7 Black Female Trailblazers in Medicine

Dr. Jane Cooke Wright (Photo: Library of Congress)

Though there has been a major concern about black women in the science and tech industries, but many have made major strides. African-American women contribute daily to new research, advances and innovations in medicine, holding the torch passed to them by pioneers who broke racial and gender barriers.

Madame Noire takes a look at seven such women who are excelling as surgeons, researchers and physicians.

Dr. Jane Cooke Wright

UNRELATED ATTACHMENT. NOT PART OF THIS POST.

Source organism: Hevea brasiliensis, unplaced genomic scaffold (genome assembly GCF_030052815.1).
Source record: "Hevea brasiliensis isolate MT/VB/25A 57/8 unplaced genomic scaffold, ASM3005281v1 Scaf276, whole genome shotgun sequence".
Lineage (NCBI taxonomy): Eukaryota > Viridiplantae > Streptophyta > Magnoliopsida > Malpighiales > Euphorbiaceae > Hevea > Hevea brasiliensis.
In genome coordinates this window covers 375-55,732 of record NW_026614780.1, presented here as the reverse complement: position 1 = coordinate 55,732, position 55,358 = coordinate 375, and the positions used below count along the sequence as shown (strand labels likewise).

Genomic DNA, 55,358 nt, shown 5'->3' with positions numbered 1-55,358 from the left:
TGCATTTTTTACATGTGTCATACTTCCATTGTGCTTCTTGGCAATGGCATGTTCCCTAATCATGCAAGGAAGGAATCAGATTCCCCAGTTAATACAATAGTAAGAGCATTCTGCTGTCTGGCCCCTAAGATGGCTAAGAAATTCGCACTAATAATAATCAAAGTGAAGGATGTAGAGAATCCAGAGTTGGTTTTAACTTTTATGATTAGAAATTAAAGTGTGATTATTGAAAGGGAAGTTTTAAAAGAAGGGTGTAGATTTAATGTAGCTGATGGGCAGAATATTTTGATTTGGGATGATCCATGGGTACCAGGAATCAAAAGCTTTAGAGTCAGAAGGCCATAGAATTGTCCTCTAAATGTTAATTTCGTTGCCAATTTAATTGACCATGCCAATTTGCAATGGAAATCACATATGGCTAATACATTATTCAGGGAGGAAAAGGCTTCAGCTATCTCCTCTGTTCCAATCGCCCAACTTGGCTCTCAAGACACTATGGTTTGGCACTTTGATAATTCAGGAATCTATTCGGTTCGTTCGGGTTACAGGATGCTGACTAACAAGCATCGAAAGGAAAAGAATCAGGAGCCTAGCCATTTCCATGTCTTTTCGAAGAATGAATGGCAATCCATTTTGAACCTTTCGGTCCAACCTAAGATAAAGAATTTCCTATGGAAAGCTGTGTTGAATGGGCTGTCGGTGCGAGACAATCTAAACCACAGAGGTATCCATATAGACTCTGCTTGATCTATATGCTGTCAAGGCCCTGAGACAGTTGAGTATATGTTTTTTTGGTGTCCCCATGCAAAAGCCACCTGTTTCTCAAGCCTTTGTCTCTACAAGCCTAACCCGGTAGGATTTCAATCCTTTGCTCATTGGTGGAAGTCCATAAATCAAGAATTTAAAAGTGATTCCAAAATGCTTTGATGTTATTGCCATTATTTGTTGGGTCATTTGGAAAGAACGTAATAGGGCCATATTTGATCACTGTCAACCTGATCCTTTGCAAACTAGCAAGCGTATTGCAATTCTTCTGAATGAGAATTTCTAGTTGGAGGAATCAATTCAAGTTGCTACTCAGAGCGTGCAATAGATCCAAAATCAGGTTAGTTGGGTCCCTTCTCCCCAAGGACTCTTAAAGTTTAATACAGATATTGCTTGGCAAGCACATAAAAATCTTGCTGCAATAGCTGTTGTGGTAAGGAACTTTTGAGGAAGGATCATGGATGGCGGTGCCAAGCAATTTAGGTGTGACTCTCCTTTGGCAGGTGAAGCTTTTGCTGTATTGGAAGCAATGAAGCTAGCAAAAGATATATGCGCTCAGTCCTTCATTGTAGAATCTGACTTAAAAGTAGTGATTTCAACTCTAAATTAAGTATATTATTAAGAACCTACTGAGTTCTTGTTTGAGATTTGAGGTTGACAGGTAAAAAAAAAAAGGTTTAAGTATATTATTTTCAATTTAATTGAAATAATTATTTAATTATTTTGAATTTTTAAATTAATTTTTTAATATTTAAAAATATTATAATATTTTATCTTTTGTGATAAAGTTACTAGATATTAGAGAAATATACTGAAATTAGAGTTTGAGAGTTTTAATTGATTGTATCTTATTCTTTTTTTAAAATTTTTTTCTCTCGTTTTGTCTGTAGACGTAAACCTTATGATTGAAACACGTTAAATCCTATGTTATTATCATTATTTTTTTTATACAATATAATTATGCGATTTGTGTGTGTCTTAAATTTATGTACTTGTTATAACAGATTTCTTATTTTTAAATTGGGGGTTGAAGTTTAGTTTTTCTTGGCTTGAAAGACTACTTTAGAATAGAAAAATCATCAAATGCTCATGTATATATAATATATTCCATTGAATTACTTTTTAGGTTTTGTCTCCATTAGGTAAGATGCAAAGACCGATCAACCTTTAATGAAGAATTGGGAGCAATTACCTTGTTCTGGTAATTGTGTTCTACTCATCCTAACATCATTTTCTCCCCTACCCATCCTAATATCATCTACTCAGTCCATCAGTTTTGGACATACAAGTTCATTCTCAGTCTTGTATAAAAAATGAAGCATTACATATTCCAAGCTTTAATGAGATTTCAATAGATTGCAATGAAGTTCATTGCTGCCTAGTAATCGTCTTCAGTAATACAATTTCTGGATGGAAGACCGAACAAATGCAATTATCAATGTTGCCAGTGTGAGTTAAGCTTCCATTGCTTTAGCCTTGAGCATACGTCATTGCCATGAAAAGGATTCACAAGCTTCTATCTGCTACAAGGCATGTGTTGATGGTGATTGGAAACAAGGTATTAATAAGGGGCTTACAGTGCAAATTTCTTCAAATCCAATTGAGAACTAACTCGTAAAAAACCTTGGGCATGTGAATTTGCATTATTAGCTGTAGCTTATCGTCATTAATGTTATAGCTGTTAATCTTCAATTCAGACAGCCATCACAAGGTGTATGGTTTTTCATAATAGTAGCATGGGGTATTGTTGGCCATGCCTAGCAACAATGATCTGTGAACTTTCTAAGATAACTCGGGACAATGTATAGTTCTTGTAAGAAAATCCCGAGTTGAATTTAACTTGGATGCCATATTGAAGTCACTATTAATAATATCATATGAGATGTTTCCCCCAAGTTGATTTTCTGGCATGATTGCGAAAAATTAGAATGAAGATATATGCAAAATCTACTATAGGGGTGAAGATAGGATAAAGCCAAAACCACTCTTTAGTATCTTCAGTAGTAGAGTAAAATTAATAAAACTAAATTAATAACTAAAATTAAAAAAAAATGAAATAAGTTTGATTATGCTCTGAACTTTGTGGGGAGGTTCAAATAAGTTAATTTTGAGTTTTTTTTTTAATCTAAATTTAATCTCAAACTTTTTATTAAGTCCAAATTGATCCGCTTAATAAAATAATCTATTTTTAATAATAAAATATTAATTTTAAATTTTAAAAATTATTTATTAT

Jane Cooke Wright’s father set the bar pretty high by being one of the first blacks to graduate from Harvard Medical School, the first black doctor on staff at a New York City municipal hospital, and New York’s first black police surgeon.  However, Jane Cook Wright successfully emulated his example.  In 1964, President Lyndon Johnson appointed her to the President’s Commission on Heart Disease, Cancer, and Stroke. In 1967, at the age of 48, Wright became professor of surgery, head of the cancer chemotherapy department, and associate dean at New York Medical College.  These accomplishments made her the highest-ranking black woman at a nationally-recognized medical institution.  In 1971, Wright also became the first female president of the New York Cancer Society.

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